From LA to MLA: Roland Greene’s academic journey

“I never had a truly intellectual experience until I went to college and I suddenly knew what it was,” Roland Greene said. “It was like many other things in life—like you eat food every day, but you never have a truly culinary experience until you eat what is cooked by a true master chef.”

Many years and intellectual experiences later, Greene found himself elected to the presidency of the Modern Language Association (MLA), a position he will assume in 2015.

Greene’s childhood, spent tap dancing in Los Angeles, held few hints of his future career as endowed professor of English and comparative literature here at Stanford, author of four books and editor of more, and founder of three literature workshops.

Greene grew up with his mother near West Hollywood after his father passed away when he was five years old. Living in a city famous for its entertainment industry, Greene spent years learning tap dancing with his mother’s encouragement. Even then, the young Greene knew his passions lay elsewhere.

 “After some time, I lost interest in [tap dancing], and I didn’t want to be a performer,” Greene said. “As a child, I was always kind of reflective and mostly quiet. I think I wanted to somehow be a reader, a writer, a thinker.

 “Growing up in Los Angeles in that era, when there were only five channels on the television, the media culture that I experienced could be recognized from my daily life,” Greene said. “I always I felt that I was the center of something.”

One of his most memorable experiences was his encounter with Robert F. Kennedy the day before his assassination at the Ambassador Hotel in Los Angeles. To the then 10-year-old Greene, who admired Kennedy as “a hero,” it was a traumatic experience.

Despite his attachment to Los Angeles, it was not long before Greene had to contemplate leaving his hometown to explore elsewhere for his higher education.

As a first-generation college student, the prospective of going to college was a distant dream. Describing himself as “quiet” and “self-conscious,” Greene was hesitant to ask for advice on his college application. He approached a high school literature teacher, with low expectations.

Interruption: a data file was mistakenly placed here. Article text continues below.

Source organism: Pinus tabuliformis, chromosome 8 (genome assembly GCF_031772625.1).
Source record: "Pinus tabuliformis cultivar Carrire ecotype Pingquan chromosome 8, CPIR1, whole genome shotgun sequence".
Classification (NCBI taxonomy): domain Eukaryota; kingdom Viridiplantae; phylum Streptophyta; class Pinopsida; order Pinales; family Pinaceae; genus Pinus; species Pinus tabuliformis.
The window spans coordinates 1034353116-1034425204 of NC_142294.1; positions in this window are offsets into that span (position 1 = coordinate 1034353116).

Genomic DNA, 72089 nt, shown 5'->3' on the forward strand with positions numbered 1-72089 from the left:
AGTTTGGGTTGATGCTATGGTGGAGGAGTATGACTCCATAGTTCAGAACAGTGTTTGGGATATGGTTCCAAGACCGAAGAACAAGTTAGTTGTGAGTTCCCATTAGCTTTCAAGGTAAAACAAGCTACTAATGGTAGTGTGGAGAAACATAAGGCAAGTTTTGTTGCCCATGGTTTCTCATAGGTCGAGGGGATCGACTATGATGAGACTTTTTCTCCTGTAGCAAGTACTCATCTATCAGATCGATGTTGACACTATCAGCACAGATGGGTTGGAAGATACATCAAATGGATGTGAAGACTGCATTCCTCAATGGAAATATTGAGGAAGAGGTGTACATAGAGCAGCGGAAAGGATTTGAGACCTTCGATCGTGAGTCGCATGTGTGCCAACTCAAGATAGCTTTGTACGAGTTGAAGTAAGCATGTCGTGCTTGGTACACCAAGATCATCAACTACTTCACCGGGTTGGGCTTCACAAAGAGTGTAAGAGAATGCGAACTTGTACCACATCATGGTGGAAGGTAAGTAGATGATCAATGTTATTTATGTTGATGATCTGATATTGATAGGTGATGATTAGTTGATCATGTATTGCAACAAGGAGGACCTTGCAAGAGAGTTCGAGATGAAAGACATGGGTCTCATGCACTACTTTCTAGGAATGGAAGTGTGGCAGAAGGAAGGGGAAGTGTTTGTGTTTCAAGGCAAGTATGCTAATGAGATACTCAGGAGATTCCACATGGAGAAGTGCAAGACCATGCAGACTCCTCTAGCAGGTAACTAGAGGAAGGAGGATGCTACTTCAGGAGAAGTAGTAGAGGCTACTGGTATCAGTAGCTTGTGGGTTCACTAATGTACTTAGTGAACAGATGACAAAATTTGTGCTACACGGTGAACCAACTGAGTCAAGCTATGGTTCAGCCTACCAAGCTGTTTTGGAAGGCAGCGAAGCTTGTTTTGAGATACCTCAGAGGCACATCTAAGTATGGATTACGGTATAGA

“He asked me, what do you want to do after high school, and I said very hesitantly that I would like to go to UCLA,” Greene said, “I thought he would laugh at me and tell me that I could not go there.”

Greene went on to enroll at Brown University in Rhode Island. It was then that he started turning his full attention to an academic pursuit.

 “All things that mattered to me, like being from Los Angeles, that media culture, all didn’t matter there,” Greene said. “That sent me to being more intellectual about things, for I thought what we did have in common there was that intellectual experience.”

In fact, his mind was so occupied by his intellectual interests that he had no time for almost anything else

“I was a tremendous nerd,” Greene said with a grin. “I studied morning, noon and night and I had almost no social life—by choice.”

For Greene though, the sacrifice of social life was not too high a price to pay for inteectual exploration. Comparing his own intellectual dedication to that of his students today, Greene lamented the fact that most students now lack a spirit of intellectual curiosity pivotal to the shaping of a scholar.

 “I think that most students here or anywhere else continue to go along and be good students,” Greene said. “But for the ones that are [intellectually curious], you can connect with them.”

Despite his own scholarly achievements, including his recent recognition within the Modern Language Association, Greene’s dedication to teaching shines through as his legacy. This dedication is most apparent when he talks fondly about his past students.

 “I just got an email from a former student last quarter, who is now a novelist teaching at Yale,” Greene recounted. “He said in the email, ‘You may not remember me, but I was just teaching undergraduates yesterday and I found myself repeating to my students exactly something you taught in this course 23 years ago.’ That was really gratifying.”